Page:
move, move, move
Most experts suggest 30 minutes of moderate activity, such as walking two miles in 30 minutes, nearly every day. A study in the August 2003 American Journal of Hypertension quantifies it even more. Researchers assigned 207 subjects, all with high blood pressure but not yet on medication, to either a control group that did not work out or to one of four groups that exercised for 30 to 60 minutes, 61 to 90, 91 to 120 or more than 120 minutes a week for eight weeks.

All the exercise groups reduced systolic and diastolic pressures, but the greatest systolic reduction — about 12 points on average — was in the 61- to 90-minutes-a-week group. No greater systolic reductions were achieved with additional exercise. Diastolic pressure dropped about eight points on average for all groups.

Exactly how exercise lowers blood pressure isn't known. Pickering believes that exercise may have a beneficial effect on the sympathetic nervous system. In addition, working out helps people maintain a healthy weight, and that ultimately helps control blood pressure. Research by James O. Hill, Ph.D., of the National Weight Control Registry, found that most people who have lost at least 30 pounds — and kept the weight off for a year or more — exercised an hour a day.

what I did
I'm fortunate to have an internist, Richard Silverstein, M.D., who thinks a 50 percent chance of outwitting my genes is worth fighting for. He helped me map a strategy. Since my BMI was nearly 25, shedding pounds became a priority. Some people lose weight on the DASH diet, but I didn't, so Silverstein suggested I go to Weight Watchers. In two months, I dropped 16 pounds, and my BMI is now a healthy 22.

I'm a lifelong exerciser, getting in four to seven hours a week, so that habit just needs to be continued. Not hard to do, when I figure it's probably what's kept me off medication all this time. I measure my pressure at home about once a week, and it's come down since the weight loss. My last reading was 111/71. Before the weight loss, it was occasionally as high as 132/81. With luck and persistence, I'm hoping to avoid blood-pressure medication for many, and perhaps all, my years to come.

If your blood pressure spikes at the doctor's office, don't sweat it. The general consensus on this condition, known as "white-coat hypertension," is that it's a relatively low risk for hypertension-related stroke and heart attack, according to cardiologist Thomas Pickering, M.D.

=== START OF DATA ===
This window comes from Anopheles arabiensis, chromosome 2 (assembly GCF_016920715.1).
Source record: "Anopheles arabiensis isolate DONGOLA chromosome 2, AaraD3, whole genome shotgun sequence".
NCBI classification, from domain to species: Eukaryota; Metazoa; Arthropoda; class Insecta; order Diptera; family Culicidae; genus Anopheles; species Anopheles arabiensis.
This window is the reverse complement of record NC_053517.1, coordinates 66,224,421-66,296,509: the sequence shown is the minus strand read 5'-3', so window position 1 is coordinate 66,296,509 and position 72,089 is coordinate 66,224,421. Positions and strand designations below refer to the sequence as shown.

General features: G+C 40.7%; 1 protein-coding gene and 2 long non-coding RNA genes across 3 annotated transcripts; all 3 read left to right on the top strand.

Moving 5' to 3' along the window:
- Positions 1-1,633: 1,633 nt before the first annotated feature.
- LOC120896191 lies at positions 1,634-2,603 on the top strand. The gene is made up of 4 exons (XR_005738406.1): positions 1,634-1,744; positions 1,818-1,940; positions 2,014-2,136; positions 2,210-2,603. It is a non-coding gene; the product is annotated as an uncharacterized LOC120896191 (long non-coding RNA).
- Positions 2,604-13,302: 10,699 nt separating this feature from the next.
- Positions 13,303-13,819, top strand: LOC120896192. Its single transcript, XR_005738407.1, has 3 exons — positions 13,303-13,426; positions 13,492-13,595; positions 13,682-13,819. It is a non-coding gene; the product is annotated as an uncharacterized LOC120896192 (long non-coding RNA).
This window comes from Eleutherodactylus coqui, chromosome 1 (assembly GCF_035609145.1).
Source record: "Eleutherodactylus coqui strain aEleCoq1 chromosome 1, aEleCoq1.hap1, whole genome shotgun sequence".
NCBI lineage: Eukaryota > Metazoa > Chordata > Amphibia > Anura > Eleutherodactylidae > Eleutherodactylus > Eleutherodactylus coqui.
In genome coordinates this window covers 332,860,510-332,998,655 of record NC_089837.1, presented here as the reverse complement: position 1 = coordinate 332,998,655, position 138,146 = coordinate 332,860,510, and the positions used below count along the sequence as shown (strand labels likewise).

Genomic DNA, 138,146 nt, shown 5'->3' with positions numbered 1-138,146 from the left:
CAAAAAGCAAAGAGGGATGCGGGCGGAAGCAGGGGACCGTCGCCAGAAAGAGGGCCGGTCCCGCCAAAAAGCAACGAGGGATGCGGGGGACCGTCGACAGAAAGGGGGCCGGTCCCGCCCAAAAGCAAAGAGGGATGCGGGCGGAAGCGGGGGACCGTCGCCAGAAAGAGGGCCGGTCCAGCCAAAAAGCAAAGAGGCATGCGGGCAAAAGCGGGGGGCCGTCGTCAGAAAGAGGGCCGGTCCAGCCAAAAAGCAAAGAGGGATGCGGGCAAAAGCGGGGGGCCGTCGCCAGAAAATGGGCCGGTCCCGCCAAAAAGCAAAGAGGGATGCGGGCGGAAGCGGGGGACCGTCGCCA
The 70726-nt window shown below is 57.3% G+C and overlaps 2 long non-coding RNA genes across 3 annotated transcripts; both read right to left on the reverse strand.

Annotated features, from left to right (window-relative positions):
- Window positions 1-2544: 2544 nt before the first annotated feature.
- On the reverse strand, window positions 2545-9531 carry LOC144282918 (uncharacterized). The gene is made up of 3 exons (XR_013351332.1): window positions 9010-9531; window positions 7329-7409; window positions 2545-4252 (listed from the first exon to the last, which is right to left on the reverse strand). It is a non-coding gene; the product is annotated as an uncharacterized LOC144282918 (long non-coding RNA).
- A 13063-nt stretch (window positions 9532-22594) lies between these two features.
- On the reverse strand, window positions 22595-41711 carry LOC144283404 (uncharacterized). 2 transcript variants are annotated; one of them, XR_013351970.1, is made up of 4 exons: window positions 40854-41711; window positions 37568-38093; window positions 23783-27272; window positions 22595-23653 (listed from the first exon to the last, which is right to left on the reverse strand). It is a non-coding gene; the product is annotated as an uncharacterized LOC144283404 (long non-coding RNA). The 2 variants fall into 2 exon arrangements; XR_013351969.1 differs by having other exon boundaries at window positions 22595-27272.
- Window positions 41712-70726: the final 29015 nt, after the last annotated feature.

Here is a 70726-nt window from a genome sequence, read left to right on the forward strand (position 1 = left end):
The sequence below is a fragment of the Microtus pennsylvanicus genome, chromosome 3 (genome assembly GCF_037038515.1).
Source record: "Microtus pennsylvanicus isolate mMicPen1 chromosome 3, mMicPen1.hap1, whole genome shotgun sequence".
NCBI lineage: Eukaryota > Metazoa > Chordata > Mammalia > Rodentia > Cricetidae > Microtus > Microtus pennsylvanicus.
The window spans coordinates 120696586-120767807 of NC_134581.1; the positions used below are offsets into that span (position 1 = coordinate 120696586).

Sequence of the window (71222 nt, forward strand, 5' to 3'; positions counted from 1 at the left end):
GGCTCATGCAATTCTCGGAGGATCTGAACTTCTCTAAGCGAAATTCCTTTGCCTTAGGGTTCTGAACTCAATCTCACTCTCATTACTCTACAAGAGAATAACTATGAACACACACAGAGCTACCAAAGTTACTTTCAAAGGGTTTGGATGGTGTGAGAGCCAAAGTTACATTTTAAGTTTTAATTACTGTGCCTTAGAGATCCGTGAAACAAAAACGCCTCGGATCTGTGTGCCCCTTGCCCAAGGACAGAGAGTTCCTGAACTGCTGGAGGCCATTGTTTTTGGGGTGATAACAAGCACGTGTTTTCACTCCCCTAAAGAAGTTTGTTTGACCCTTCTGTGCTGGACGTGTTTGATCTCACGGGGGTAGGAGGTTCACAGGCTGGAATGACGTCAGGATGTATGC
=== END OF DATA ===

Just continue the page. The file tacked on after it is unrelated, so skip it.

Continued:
In one study, people with mildly high blood pressure who ate about 3 ounces of dark chocolate every day for two weeks brought their blood pressure down a few points. Dark chocolate contains antioxidants that may protect against free-radical damage associated with heart disease. White chocolate, milk chocolate, or chocolate eaten with milk failed to achieve the same effect, according to a report in the Journal of the American Medical Association.

PHOTO (COLOR): Low-fat yogurt contains a healthy does a blood-pressure-controlling calcium.



By Kathleen Doheny

Photographs by Jim Jordan

When lifestyle changes aren't enough
If weight loss and increased exercise don't bring down blood pressure within six months, or if blood pressure is dangerously high to begin with, there are several drugs that work in different ways to lower blood pressure. The majority of people end up on a combination of drugs, which nearly always includes a diuretic.

Daily diuretics or "water pills" work in the kidney to flush out excess water and sodium via the urine, reducing the amount of fluid in the blood so there's less pressure on blood-vessel walls.

ACE inhibitors prevent a substance known as angiotensin II from being formed, relaxing blood-vessel walls and reducing pressure.

Angiotensin II receptor blockers stop the action of angiotensin rather than its formation.

Beta blockers make the heart beat more slowly.

Calcium-channel blockers relax the blood-vessel muscles.